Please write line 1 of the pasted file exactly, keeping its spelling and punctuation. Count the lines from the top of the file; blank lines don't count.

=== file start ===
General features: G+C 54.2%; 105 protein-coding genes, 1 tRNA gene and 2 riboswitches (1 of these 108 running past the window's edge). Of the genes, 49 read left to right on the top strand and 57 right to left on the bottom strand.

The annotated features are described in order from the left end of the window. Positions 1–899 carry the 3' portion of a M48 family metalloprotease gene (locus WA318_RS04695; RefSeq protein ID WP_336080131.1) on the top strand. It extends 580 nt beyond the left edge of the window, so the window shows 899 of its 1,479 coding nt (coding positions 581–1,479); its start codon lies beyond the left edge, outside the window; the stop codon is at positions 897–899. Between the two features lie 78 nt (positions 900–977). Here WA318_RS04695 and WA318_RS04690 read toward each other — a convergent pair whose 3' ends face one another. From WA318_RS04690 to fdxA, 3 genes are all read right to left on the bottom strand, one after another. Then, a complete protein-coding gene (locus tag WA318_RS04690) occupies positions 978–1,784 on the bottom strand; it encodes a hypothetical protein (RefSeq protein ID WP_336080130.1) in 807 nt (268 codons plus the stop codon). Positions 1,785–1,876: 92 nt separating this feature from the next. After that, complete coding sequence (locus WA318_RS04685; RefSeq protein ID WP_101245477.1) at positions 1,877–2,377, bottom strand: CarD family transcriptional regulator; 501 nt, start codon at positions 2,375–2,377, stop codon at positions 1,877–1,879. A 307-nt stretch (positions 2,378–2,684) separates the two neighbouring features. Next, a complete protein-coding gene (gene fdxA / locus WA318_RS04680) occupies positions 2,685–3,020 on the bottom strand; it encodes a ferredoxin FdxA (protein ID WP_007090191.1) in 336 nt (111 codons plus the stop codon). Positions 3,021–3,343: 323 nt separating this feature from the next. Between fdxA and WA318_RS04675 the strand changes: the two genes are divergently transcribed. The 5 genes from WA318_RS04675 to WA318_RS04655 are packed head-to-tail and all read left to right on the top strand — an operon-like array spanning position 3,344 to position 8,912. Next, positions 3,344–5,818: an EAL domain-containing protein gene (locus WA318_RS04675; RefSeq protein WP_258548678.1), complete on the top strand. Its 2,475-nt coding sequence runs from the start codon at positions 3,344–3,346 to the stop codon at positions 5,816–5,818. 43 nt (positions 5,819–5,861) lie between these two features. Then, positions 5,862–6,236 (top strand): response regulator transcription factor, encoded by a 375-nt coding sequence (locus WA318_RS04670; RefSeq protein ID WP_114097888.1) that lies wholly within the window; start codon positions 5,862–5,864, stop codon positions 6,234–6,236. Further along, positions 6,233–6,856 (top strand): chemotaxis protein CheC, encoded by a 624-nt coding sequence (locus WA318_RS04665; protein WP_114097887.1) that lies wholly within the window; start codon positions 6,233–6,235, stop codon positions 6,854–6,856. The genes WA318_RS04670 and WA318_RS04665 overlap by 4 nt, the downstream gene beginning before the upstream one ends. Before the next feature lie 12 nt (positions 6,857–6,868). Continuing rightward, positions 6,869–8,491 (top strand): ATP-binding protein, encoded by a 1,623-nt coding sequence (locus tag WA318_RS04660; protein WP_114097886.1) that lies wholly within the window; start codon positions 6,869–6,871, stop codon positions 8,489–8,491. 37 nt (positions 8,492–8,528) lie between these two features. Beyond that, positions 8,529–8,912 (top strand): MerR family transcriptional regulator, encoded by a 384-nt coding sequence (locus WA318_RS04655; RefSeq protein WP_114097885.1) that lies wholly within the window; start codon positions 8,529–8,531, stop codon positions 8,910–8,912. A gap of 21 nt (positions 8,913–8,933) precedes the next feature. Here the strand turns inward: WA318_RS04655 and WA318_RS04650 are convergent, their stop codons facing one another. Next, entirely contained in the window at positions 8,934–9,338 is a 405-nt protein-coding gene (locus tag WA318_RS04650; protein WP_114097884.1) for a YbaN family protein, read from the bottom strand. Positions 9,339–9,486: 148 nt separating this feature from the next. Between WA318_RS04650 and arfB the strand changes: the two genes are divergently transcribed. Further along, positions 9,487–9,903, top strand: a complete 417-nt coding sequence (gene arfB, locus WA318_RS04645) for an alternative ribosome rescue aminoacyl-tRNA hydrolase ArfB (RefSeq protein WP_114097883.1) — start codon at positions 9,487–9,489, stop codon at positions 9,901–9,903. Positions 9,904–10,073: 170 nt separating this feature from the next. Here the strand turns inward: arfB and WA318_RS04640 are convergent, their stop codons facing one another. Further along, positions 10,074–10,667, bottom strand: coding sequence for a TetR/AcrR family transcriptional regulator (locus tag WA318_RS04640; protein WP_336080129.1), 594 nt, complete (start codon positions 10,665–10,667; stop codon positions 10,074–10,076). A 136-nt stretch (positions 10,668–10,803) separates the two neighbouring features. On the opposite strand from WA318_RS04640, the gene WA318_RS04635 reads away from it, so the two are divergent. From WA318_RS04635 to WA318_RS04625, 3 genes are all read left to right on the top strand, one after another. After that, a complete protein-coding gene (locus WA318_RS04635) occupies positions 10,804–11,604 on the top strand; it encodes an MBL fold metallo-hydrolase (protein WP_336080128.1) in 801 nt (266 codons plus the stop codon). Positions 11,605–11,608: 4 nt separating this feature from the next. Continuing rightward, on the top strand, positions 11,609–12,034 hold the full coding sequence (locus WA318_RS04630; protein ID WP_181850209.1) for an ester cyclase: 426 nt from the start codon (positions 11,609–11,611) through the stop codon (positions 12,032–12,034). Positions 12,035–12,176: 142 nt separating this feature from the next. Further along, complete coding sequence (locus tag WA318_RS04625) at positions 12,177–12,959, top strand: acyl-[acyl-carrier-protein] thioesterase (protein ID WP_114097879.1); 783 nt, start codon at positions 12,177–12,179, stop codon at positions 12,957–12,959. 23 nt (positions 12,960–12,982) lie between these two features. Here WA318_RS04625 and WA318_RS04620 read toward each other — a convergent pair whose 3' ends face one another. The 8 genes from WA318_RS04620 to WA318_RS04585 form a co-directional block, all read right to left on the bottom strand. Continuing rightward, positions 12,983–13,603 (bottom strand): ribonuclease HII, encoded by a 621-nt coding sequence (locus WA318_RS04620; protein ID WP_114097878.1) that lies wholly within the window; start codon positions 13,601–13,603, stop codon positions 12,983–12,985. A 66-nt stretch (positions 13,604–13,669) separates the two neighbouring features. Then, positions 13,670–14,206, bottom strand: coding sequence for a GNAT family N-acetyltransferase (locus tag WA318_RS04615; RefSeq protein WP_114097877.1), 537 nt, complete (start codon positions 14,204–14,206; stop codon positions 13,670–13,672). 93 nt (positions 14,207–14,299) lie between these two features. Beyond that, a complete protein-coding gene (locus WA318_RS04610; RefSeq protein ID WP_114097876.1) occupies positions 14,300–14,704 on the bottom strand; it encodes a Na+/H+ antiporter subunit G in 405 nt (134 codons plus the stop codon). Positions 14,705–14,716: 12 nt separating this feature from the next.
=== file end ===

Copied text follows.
General features: G+C 54.2%; 105 protein-coding genes, 1 tRNA gene and 2 riboswitches (1 of these 108 running past the window's edge). Of the genes, 49 read left to right on the top strand and 57 right to left on the bottom strand.